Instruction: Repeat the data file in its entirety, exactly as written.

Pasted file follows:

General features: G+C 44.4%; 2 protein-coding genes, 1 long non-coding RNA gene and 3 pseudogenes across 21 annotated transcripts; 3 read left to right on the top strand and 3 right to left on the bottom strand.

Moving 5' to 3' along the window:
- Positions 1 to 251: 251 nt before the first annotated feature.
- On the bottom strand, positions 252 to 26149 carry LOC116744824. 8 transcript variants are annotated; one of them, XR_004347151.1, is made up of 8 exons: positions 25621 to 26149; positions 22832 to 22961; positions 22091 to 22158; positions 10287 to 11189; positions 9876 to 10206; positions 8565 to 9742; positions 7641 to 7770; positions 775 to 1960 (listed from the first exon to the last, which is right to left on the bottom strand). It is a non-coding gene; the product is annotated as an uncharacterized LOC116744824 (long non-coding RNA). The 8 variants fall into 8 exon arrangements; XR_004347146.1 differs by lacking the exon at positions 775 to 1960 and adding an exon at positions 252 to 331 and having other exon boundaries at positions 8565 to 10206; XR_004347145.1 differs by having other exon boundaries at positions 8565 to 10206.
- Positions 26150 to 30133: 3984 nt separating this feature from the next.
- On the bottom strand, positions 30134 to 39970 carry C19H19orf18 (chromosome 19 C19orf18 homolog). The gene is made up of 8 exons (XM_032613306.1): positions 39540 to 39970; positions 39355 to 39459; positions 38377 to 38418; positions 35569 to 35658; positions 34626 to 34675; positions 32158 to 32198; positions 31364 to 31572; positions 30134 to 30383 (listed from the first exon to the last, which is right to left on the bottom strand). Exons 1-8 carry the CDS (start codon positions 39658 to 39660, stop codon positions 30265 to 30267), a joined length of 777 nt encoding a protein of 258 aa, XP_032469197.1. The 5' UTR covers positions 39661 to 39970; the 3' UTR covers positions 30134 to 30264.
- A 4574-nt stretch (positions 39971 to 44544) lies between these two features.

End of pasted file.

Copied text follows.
General features: G+C 44.4%; 2 protein-coding genes, 1 long non-coding RNA gene and 3 pseudogenes across 21 annotated transcripts; 3 read left to right on the top strand and 3 right to left on the bottom strand.

Moving 5' to 3' along the window:
- Positions 1 to 251: 251 nt before the first annotated feature.
- On the bottom strand, positions 252 to 26149 carry LOC116744824. 8 transcript variants are annotated; one of them, XR_004347151.1, is made up of 8 exons: positions 25621 to 26149; positions 22832 to 22961; positions 22091 to 22158; positions 10287 to 11189; positions 9876 to 10206; positions 8565 to 9742; positions 7641 to 7770; positions 775 to 1960 (listed from the first exon to the last, which is right to left on the bottom strand). It is a non-coding gene; the product is annotated as an uncharacterized LOC116744824 (long non-coding RNA). The 8 variants fall into 8 exon arrangements; XR_004347146.1 differs by lacking the exon at positions 775 to 1960 and adding an exon at positions 252 to 331 and having other exon boundaries at positions 8565 to 10206; XR_004347145.1 differs by having other exon boundaries at positions 8565 to 10206.
- Positions 26150 to 30133: 3984 nt separating this feature from the next.
- On the bottom strand, positions 30134 to 39970 carry C19H19orf18 (chromosome 19 C19orf18 homolog). The gene is made up of 8 exons (XM_032613306.1): positions 39540 to 39970; positions 39355 to 39459; positions 38377 to 38418; positions 35569 to 35658; positions 34626 to 34675; positions 32158 to 32198; positions 31364 to 31572; positions 30134 to 30383 (listed from the first exon to the last, which is right to left on the bottom strand). Exons 1-8 carry the CDS (start codon positions 39658 to 39660, stop codon positions 30265 to 30267), a joined length of 777 nt encoding a protein of 258 aa, XP_032469197.1. The 5' UTR covers positions 39661 to 39970; the 3' UTR covers positions 30134 to 30264.
- A 4574-nt stretch (positions 39971 to 44544) lies between these two features.